Hands-on: Google Play Music All Access review
It was no surprise when Google announced Google Play Music All Access during its keynote at Google I/O on Wednesday. Set to take on Spotify, Rdio, Pandora and other streaming services, All Access is available on the web and Android for $9.99 (£6.50) in the US. Google offers a 30-day free trial to get started.
All Access integrates into the same-old Google Play Music that's been available for some time. You can still upload your music into an online locker as before, and create playlists and organise your music, but the paid All Access adds functionality similar to Spotify. It gives you the option to search 2 million cloud-based tracks, add them to playlists and share them with friends over Google+.
Additionally, All Access has a Radio feature made up of "My Stations". Google will automatically recommend stations based on your past listening, and you can also create your own by typing in an artist, song or album. The Radio isn't much different from Pandora or Spotify - you'll be given tracks similar to the type of music you selected. Interestingly, you can skip around the radio with All Access. You're not restricted to one track at a time, which we have to say is pretty nice. Google creates an endless scrolling list of tunes.
To listen to any of the songs Google has made available for streaming through deals with record labels, go to the "Listen Now" tab or search from anywhere in the interface. Similar to Spotify, Google suggests a slew of songs that you may be interested in, but if you don't find anything you like you can search your own tracks, artists or albums with the search bar at the top.
The search is instant - no need to press enter. The search results will return with the "Best match" along with artists, albums and songs. Quite honestly, it feels just like Spotify. If you find a song you enjoy, you can add it to "My Library" or a playlist that you've made.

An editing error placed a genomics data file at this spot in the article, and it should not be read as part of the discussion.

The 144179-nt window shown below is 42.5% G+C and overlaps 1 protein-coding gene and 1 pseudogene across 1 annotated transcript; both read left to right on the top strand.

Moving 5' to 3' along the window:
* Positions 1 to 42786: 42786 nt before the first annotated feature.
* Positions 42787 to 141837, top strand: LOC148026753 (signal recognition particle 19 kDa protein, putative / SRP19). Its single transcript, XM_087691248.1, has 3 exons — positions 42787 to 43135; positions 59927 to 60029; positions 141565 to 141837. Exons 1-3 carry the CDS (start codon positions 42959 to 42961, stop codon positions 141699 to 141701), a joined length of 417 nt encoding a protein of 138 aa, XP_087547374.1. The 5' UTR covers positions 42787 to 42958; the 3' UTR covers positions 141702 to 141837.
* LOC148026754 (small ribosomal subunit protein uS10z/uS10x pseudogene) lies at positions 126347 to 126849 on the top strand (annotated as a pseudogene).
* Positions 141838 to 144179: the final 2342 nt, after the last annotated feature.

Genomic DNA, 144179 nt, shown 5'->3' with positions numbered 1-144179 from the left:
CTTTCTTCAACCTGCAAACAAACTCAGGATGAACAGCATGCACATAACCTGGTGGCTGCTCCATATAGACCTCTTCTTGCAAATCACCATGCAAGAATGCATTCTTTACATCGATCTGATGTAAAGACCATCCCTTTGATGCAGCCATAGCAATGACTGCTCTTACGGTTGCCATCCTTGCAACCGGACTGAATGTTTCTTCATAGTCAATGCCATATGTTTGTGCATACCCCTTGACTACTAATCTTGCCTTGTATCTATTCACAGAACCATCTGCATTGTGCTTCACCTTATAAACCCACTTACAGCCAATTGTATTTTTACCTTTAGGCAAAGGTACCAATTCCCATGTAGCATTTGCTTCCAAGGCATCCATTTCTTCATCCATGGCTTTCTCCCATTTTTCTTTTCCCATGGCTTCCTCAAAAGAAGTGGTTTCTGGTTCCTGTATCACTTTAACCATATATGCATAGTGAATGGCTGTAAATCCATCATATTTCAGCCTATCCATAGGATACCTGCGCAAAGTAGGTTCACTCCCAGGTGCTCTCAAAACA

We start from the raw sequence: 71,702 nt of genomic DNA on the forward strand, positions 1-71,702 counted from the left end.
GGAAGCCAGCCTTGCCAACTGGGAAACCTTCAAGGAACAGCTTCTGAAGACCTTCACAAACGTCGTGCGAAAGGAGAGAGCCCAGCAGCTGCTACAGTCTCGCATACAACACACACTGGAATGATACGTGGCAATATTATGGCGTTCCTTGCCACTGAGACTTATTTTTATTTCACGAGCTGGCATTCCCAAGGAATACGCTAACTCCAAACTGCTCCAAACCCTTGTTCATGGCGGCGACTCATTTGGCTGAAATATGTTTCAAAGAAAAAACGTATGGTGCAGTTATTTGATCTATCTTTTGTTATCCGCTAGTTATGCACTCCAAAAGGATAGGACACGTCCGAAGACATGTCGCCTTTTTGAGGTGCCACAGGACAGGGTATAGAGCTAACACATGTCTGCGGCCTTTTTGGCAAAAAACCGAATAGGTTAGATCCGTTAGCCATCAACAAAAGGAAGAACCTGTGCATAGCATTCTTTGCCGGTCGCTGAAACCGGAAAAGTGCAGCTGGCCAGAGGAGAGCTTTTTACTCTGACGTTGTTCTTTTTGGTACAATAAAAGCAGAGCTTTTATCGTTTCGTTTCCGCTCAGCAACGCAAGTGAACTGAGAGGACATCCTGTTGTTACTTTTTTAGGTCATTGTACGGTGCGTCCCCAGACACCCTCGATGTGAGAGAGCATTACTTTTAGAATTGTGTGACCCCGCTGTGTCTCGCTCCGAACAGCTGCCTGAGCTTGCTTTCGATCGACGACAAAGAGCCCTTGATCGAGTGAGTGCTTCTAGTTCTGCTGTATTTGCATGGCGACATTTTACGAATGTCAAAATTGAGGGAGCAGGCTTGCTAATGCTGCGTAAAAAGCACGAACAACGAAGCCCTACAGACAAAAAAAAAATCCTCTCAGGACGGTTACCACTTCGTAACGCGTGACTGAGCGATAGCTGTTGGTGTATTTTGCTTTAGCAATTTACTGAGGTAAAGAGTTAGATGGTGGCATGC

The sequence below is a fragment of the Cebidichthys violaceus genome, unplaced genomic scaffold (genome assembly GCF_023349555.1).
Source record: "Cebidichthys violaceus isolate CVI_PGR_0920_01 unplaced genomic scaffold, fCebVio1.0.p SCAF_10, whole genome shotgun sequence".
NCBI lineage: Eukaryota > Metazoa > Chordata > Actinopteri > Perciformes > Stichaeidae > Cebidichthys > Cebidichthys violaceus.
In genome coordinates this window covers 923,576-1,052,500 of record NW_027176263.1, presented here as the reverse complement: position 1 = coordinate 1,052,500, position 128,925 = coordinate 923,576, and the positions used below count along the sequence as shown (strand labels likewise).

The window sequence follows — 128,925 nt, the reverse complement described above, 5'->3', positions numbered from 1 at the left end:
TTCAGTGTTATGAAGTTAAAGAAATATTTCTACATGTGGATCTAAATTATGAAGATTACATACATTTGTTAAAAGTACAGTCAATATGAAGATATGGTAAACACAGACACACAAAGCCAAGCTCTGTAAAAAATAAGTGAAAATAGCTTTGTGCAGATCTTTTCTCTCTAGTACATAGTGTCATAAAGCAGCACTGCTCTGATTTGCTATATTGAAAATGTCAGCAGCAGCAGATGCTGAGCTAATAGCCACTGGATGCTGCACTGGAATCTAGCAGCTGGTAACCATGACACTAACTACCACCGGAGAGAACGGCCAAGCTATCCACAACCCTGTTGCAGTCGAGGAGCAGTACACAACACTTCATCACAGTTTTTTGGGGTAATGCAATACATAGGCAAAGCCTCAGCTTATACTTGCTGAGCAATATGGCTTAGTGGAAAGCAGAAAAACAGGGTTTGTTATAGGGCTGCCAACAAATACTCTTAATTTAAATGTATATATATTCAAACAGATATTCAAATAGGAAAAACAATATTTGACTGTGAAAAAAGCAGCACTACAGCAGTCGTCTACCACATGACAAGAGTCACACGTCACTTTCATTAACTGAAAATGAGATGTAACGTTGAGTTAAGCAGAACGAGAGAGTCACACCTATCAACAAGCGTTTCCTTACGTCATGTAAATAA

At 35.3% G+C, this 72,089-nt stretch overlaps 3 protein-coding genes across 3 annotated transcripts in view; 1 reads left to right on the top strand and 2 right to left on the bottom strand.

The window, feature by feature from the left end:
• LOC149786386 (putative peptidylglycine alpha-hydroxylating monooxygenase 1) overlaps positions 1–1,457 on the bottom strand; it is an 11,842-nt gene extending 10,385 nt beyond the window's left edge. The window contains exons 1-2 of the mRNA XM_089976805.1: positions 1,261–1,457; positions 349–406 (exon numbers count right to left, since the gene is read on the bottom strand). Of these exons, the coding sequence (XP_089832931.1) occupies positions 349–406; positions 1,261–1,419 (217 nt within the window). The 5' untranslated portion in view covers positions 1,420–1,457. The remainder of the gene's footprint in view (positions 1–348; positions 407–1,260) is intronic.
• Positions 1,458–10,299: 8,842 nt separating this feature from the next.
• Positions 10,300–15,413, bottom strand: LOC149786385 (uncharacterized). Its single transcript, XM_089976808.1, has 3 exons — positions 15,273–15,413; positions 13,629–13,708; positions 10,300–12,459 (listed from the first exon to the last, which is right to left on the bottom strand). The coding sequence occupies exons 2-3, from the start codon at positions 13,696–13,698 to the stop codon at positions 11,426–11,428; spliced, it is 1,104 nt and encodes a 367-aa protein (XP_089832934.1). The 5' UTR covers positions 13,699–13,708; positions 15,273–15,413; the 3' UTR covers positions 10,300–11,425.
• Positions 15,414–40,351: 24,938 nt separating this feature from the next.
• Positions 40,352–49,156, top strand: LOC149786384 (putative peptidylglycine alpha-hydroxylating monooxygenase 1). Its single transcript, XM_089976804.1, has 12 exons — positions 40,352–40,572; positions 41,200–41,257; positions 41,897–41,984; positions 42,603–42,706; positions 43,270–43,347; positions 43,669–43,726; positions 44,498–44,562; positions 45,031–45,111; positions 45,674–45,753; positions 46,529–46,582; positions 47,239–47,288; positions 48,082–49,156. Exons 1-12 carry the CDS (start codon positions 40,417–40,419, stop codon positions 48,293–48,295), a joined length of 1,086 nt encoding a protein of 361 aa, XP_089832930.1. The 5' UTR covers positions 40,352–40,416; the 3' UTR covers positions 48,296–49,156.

Throughout the Play Music web interface there is a bottom bar that displays the artist and track. Additionally, you'll find playback and volume controls and - within the radio feature - the ability to thumb a track up or down. It's nice that this is standard across the interface, so you always know where to look.
Furthermore, Google makes an "Explore" tab available that will show you recommendations based on your search habits. If you're really into an artist, it will recommend others based on him or her. For example, we were presented with "Like Kendrick Lamar" which showed just that. You can also take a look at featured tracks, new releases and specific genres.
Not that we expected any different, but Google has opted out of including any Facebook or Twitter integration, instead sticking with Google+. You can share individual songs on Google+, where you can add a message and share it with specific circles. Others can then listen to a preview and buy the track if they're not an All Access member. If you'd rather share a YouTube video, Google has conveniently made a "Share YouTube Video" feature available, which is actually pretty great. Of course, anyone will be able to listen.
Should you ditch Spotify or Rdio?
If you don't mind missing out on a desktop app and find yourself constantly on the web and Android, then yes. Google has put together something really sleek here, and in our testing we found just about every song we were after. All Access could use a little more social integration, but it accomplishes the task of listening to music quite nicely. When (or if) Google opens up All Access to iOS and the desktop, it will have a serious contender to Spotify on its hands.
Still, with those missing, it wouldn't hurt to sign up for the 30-day free trial. Who knows, you just may fall in love. UK fans may have to wait a little longer.